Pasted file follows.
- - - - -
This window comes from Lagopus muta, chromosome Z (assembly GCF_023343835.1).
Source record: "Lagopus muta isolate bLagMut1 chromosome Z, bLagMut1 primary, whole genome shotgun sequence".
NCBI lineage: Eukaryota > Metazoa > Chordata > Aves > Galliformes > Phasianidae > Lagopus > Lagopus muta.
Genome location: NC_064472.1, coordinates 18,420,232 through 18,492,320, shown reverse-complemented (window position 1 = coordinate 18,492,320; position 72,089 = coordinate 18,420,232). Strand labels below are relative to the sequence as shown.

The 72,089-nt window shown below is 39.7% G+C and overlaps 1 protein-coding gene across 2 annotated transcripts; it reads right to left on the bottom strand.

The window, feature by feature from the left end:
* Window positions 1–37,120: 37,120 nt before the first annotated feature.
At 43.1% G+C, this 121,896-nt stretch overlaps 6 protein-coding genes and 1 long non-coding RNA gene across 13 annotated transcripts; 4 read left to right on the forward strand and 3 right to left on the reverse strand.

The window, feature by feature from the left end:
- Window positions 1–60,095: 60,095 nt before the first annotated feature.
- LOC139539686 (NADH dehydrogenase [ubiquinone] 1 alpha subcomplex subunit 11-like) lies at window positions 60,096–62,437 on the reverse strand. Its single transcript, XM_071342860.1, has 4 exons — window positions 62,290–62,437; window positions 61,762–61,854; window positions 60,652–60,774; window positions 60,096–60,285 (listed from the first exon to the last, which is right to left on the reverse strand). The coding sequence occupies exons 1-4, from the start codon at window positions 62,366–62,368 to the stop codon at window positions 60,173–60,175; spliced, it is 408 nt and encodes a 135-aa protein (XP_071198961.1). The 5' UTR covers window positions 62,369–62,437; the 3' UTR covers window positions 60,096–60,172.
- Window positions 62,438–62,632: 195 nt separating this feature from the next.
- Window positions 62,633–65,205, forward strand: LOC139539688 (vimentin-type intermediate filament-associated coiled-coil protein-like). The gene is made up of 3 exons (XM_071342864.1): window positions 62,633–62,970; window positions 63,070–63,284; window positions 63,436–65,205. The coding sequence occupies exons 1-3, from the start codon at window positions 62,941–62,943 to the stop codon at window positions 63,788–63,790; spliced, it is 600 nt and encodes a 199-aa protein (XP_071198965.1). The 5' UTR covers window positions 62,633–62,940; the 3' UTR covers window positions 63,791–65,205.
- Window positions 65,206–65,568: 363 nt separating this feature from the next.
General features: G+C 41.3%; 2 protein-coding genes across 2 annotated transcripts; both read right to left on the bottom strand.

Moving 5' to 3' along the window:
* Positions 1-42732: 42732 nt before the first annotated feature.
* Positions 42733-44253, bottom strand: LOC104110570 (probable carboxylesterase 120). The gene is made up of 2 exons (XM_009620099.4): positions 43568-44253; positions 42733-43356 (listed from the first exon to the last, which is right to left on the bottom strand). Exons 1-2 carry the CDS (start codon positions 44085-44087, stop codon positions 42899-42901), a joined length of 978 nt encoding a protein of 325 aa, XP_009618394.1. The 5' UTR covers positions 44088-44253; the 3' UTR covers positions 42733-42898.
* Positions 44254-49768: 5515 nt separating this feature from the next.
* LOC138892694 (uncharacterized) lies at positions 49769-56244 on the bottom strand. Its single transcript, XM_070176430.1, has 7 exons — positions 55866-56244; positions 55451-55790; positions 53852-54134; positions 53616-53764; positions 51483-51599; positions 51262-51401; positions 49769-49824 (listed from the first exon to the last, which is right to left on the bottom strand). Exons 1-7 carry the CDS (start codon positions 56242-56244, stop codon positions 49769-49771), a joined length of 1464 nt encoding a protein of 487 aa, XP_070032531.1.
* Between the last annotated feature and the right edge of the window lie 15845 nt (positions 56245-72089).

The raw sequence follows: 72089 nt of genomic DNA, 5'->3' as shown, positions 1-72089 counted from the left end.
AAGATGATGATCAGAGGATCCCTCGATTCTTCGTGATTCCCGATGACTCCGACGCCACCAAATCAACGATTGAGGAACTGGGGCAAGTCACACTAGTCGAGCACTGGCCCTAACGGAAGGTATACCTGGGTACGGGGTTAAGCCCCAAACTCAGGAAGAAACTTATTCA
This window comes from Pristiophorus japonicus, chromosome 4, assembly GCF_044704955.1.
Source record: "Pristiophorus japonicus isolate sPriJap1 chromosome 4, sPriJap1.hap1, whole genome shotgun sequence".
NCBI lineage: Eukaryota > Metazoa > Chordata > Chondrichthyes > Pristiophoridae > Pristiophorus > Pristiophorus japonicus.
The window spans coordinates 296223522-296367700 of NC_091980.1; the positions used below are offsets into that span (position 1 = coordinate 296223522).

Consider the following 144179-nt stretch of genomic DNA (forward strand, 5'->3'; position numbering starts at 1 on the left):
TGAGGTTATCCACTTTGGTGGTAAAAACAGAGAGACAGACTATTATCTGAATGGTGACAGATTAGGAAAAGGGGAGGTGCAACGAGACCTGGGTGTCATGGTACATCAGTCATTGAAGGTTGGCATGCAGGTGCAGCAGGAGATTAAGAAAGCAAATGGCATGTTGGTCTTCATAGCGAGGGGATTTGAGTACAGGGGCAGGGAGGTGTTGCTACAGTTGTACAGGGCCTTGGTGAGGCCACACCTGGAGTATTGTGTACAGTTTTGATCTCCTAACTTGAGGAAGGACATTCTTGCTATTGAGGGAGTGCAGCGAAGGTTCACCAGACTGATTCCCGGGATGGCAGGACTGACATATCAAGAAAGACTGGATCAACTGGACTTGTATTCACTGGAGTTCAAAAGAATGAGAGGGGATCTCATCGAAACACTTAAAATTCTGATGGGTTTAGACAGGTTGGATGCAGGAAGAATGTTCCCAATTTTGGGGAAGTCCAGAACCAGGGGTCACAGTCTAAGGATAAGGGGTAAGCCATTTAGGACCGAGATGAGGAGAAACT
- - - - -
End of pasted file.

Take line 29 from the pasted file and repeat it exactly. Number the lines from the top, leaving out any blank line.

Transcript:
TGAGGTTATCCACTTTGGTGGTAAAAACAGAGAGACAGACTATTATCTGAATGGTGACAGATTAGGAAAAGGGGAGGTGCAACGAGACCTGGGTGTCATGGTACATCAGTCATTGAAGGTTGGCATGCAGGTGCAGCAGGAGATTAAGAAAGCAAATGGCATGTTGGTCTTCATAGCGAGGGGATTTGAGTACAGGGGCAGGGAGGTGTTGCTACAGTTGTACAGGGCCTTGGTGAGGCCACACCTGGAGTATTGTGTACAGTTTTGATCTCCTAACTTGAGGAAGGACATTCTTGCTATTGAGGGAGTGCAGCGAAGGTTCACCAGACTGATTCCCGGGATGGCAGGACTGACATATCAAGAAAGACTGGATCAACTGGACTTGTATTCACTGGAGTTCAAAAGAATGAGAGGGGATCTCATCGAAACACTTAAAATTCTGATGGGTTTAGACAGGTTGGATGCAGGAAGAATGTTCCCAATTTTGGGGAAGTCCAGAACCAGGGGTCACAGTCTAAGGATAAGGGGTAAGCCATTTAGGACCGAGATGAGGAGAAACT